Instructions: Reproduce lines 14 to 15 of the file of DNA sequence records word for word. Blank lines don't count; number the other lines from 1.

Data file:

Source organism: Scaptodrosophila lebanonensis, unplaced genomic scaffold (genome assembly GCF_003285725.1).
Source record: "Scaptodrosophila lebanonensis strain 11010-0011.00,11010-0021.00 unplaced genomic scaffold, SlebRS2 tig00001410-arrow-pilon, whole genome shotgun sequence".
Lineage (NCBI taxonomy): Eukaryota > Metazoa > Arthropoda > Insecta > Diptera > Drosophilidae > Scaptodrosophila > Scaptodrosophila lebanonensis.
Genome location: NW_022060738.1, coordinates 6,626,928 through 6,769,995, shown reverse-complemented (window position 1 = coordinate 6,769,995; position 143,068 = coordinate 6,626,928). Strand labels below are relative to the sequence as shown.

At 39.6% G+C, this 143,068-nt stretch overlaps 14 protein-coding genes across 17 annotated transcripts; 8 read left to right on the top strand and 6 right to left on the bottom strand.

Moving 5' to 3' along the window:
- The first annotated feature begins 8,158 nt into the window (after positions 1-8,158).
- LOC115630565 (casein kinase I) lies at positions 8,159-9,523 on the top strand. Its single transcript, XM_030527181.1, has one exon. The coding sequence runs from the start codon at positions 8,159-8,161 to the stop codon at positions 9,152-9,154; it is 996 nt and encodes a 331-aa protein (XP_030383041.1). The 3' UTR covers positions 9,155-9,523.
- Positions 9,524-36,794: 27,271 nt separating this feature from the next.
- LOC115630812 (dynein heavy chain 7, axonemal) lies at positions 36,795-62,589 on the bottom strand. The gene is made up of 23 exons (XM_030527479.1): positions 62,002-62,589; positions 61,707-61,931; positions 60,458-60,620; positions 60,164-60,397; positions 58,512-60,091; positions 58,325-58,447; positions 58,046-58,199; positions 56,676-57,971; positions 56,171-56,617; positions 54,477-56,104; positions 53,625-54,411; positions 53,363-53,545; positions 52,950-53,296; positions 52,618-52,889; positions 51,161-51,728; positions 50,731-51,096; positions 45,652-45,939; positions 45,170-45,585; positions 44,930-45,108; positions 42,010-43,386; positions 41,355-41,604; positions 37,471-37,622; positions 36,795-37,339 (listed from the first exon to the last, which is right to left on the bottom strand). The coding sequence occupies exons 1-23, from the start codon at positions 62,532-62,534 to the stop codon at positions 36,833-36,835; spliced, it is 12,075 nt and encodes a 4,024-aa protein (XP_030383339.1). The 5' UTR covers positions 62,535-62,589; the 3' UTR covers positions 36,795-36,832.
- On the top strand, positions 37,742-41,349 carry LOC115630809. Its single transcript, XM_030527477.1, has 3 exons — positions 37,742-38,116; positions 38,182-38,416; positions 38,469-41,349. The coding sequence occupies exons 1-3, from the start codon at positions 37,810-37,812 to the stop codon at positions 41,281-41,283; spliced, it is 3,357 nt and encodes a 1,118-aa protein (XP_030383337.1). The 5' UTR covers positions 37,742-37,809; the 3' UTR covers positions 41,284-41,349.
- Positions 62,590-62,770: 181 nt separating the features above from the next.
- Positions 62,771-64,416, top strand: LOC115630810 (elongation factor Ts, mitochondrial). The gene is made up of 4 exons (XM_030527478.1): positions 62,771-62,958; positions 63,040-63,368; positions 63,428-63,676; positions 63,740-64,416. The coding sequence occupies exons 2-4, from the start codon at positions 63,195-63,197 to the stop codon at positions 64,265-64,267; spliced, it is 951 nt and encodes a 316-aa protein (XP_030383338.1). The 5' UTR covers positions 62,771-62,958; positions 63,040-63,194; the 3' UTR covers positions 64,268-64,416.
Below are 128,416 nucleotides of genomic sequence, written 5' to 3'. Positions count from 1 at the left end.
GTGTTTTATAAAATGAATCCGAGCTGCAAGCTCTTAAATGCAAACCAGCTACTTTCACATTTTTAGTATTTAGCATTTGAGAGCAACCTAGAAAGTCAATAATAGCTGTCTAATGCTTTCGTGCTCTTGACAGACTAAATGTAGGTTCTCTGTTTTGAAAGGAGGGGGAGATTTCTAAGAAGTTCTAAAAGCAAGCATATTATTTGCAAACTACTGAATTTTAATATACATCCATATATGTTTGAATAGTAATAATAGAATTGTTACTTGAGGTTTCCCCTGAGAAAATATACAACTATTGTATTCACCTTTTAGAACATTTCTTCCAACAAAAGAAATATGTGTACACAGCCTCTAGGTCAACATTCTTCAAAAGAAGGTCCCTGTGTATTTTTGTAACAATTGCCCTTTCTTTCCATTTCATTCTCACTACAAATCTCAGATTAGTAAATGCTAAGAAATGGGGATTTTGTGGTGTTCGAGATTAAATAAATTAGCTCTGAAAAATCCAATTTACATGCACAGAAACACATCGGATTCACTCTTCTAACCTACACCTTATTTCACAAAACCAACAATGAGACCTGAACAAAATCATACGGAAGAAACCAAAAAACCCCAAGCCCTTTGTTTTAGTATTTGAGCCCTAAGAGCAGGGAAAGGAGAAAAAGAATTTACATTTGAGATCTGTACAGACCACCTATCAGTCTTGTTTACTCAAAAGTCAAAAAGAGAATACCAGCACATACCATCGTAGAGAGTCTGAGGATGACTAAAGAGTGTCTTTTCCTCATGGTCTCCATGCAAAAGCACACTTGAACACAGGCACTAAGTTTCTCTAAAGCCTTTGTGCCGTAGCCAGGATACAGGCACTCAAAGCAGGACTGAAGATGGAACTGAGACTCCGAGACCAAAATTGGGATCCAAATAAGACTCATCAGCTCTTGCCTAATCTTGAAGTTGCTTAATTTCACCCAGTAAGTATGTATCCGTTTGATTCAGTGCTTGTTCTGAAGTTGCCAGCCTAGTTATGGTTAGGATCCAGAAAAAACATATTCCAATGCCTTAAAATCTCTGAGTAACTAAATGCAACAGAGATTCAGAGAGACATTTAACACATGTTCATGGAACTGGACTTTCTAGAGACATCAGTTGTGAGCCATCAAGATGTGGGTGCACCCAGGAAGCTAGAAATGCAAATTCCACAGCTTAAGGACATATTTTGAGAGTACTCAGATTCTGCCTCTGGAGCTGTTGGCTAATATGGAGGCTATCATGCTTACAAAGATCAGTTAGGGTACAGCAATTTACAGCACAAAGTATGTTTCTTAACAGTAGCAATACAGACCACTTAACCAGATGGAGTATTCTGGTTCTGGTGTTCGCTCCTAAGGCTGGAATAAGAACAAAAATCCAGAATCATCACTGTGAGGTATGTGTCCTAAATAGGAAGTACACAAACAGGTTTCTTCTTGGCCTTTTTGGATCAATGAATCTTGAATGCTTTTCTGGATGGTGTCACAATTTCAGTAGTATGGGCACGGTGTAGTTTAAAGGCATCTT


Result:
Below are 128,416 nucleotides of genomic sequence, written 5' to 3'. Positions count from 1 at the left end.
GTGTTTTATAAAATGAATCCGAGCTGCAAGCTCTTAAATGCAAACCAGCTACTTTCACATTTTTAGTATTTAGCATTTGAGAGCAACCTAGAAAGTCAATAATAGCTGTCTAATGCTTTCGTGCTCTTGACAGACTAAATGTAGGTTCTCTGTTTTGAAAGGAGGGGGAGATTTCTAAGAAGTTCTAAAAGCAAGCATATTATTTGCAAACTACTGAATTTTAATATACATCCATATATGTTTGAATAGTAATAATAGAATTGTTACTTGAGGTTTCCCCTGAGAAAATATACAACTATTGTATTCACCTTTTAGAACATTTCTTCCAACAAAAGAAATATGTGTACACAGCCTCTAGGTCAACATTCTTCAAAAGAAGGTCCCTGTGTATTTTTGTAACAATTGCCCTTTCTTTCCATTTCATTCTCACTACAAATCTCAGATTAGTAAATGCTAAGAAATGGGGATTTTGTGGTGTTCGAGATTAAATAAATTAGCTCTGAAAAATCCAATTTACATGCACAGAAACACATCGGATTCACTCTTCTAACCTACACCTTATTTCACAAAACCAACAATGAGACCTGAACAAAATCATACGGAAGAAACCAAAAAACCCCAAGCCCTTTGTTTTAGTATTTGAGCCCTAAGAGCAGGGAAAGGAGAAAAAGAATTTACATTTGAGATCTGTACAGACCACCTATCAGTCTTGTTTACTCAAAAGTCAAAAAGAGAATACCAGCACATACCATCGTAGAGAGTCTGAGGATGACTAAAGAGTGTCTTTTCCTCATGGTCTCCATGCAAAAGCACACTTGAACACAGGCACTAAGTTTCTCTAAAGCCTTTGTGCCGTAGCCAGGATACAGGCACTCAAAGCAGGACTGAAGATGGAACTGAGACTCCGAGACCAAAATTGGGATCCAAATAAGACTCATCAGCTCTTGCCTAATCTTGAAGTTGCTTAATTTCACCCAGTAAGTATGTATCCGTTTGATTCAGTGCTTGTTCTGAAGTTGCCAGCCTAGTTATGGTTAGGATCCAGAAAAAACATATTCCAATGCCTTAAAATCTCTGAGTAACTAAATGCAACAGAGATTCAGAGAGACATTTAACACATGTTCATGGAACTGGACTTTCTAGAGACATCAGTTGTGAGCCATCAAGATGTGGGTGCACCCAGGAAGCTAGAAATGCAAATTCCACAGCTTAAGGACATATTTTGAGAGTACTCAGATTCTGCCTCTGGAGCTGTTGGCTAATATGGAGGCTATCATGCTTACAAAGATCAGTTAGGGTACAGCAATTTACAGCACAAAGTATGTTTCTTAACAGTAGCAATACAGACCACTTAACCAGATGGAGTATTCTGGTTCTGGTGTTCGCTCCTAAGGCTGGAATAAGAACAAAAATCCAGAATCATCACTGTGAGGTATGTGTCCTAAATAGGAAGTACACAAACAGGTTTCTTCTTGGCCTTTTTGGATCAATGAATCTTGAATGCTTTTCTGGATGGTGTCACAATTTCAGTAGTATGGGCACGGTGTAGTTTAAAGGCATCTT